This little mind trip is called quantum mechanics, and it starts with a classic experiment. Head down to a physics lab and set up a light gun to shoot one itty-bitty particle of light (a single photon) at a time through a series of slits. The particle should hit the film on the other side randomly. But as you shoot a series of single photons through, first one, then another, each wavers on its way, as if a second photon in an alternate universe were acting on it at exactly the same time. Shoot a series and you get a classic wavelike interference pattern. Physicists believe the particle actually takes both paths at once — and only lands when you, the observer, observe it forcing the universe to land on one option.

You catch that? The universe is constantly splitting into options, and it only settles down when you pin your eye on it to measure where it is. Uh-huh. You really did go out with that hot guy/girl in high school, and if you can’t remember it, you’re just stuck in the wrong universe.

Austrian physicist Erwin Schrödinger pointed out the silliness of this subatomic duality with a thought experiment now called Schrödinger’s cat. In this, a subatomic particle could decay or not with equal odds, and its decay is tied to a vial of poison inside a box with a cat. If the particle moves the wrong way, the cat dies. But because subatomic particles do two things at once, the cat is both dead and alive inside the box at the same time — until you open and observe it. We think Schrödinger may have been smoking when he thought that one up.

We note all this because the U.S. electorate has become obsessed with polls lately, and the poll numbers have been all over the map. Obama is up, but McCain is closing fast. Early voters account for 30% of the electorate, leaning Democratic, but voters on Election Day may lean Republican. The strangest thing is both Obama or McCain could fairly win the election depending on the day the vote is taken (McCain would have won easily days after the RNC convention), and the randomness of Nov. 4 falling where it does seems a strange way to pick the future of our land. The many-worlds interpretation of quantum mechanics holds that both outcomes are true.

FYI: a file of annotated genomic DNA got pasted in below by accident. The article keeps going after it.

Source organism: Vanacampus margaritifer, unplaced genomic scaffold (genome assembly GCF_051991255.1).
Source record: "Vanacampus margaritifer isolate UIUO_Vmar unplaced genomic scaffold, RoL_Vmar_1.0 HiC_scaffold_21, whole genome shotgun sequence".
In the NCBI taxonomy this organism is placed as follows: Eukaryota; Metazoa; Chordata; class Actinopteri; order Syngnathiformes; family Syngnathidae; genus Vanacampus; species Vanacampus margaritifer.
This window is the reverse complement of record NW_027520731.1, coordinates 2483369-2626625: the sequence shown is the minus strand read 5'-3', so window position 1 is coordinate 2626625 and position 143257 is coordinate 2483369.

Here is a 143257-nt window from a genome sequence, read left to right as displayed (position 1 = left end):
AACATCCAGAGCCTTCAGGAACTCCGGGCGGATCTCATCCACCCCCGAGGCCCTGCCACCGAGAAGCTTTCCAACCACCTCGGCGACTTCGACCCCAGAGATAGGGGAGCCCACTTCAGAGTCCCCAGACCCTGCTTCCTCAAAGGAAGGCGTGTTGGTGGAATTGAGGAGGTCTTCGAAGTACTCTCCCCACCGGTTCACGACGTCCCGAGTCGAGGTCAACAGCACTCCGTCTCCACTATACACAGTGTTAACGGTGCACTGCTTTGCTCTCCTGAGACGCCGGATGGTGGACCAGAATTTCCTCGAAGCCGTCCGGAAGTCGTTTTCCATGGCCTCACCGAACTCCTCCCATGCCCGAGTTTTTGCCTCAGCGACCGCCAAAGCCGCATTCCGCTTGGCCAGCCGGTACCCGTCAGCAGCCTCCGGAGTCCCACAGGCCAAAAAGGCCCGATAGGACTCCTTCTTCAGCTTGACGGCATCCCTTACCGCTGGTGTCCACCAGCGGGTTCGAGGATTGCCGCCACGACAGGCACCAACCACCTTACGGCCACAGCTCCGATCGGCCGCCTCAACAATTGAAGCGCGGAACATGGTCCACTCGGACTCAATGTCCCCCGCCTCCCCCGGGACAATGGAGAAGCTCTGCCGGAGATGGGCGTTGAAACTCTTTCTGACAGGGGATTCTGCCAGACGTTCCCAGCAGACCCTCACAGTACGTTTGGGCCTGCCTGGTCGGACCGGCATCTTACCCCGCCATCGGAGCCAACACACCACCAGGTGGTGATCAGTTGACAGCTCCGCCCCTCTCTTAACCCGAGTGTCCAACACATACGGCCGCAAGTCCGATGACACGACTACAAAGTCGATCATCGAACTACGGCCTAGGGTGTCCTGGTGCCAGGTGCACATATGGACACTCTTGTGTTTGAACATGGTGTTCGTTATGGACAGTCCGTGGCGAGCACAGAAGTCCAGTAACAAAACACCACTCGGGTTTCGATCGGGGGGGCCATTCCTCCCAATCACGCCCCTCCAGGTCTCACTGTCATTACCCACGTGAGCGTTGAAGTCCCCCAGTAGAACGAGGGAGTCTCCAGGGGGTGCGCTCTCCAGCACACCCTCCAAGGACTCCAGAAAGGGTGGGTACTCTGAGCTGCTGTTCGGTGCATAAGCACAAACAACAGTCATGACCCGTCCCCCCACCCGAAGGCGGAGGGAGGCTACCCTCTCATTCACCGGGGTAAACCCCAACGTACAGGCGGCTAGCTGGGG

So it’s President McCain. And President Obama. In a world where you left high school at age 16 to become a famous rock star with that hot girl/guy in tow. Sleep tight, Americans, and see which universe you wake up in.

The power of finding and forwarding any video clip

Darryl Ohrt over at Brandflakes notes YouTube has launched a new feature allowing you to link to any point within a video. At first glance, this seems like just a clever new web trick of the week.

But consider the implications: Free-flowing video search will soon become video broadcast, where anyone can forward almost any video moment in history. Sure, there is demand for this. On the consumer side, there is huge pressure for music and video content to move to the free; MTV just launched MTVMusic, a service similar to Hulu with lots of free content. On the journalism side, FoxNews and CNN are this week scouring for stories on Obama and McCain, often resorting to seven-year-old clips to find new “news.” Everyone wants instant recall.

We’re not sure if instant retrieval of every clip is a good idea. Remember that bachelor party? Or the night on the town in college? Or the first letter-to-the-editor you wrote 20 years ago? Now imagine if those instances of youthful indiscretion were captured in video and could be pulled up at a moment’s notice. Kind of makes you feel sorry for anyone running for President.

Why political attack ads no longer scare you


The Wall Street Journal noted last week that 2008 may have more negative ads than any U.S. presidential contest in history, and yet few consumers seem to care. Why? The first rule of negative campaigning, WSJ suggests, is it must be about an issue that already worries voters. Both Obama and McCain have gone negative; Obama has tied McCain to the savings-and-loan scandal of the 1980s, and McCain (and Palin famously) have accused Obama of palling around with old terrorists.

Voters are scared, all right — about losing life savings and their jobs. In the limited attention span that Americans have for politics, they want to know who will solve their fears. Bringing up old radicals or scandals from decades ago just won’t stick, when the worrying rungs in our mental ladders are already full. The attack ads appear to have backfired most for McCain, who has been running more of them and still falling in the polls.

Photo: Thomas Hawk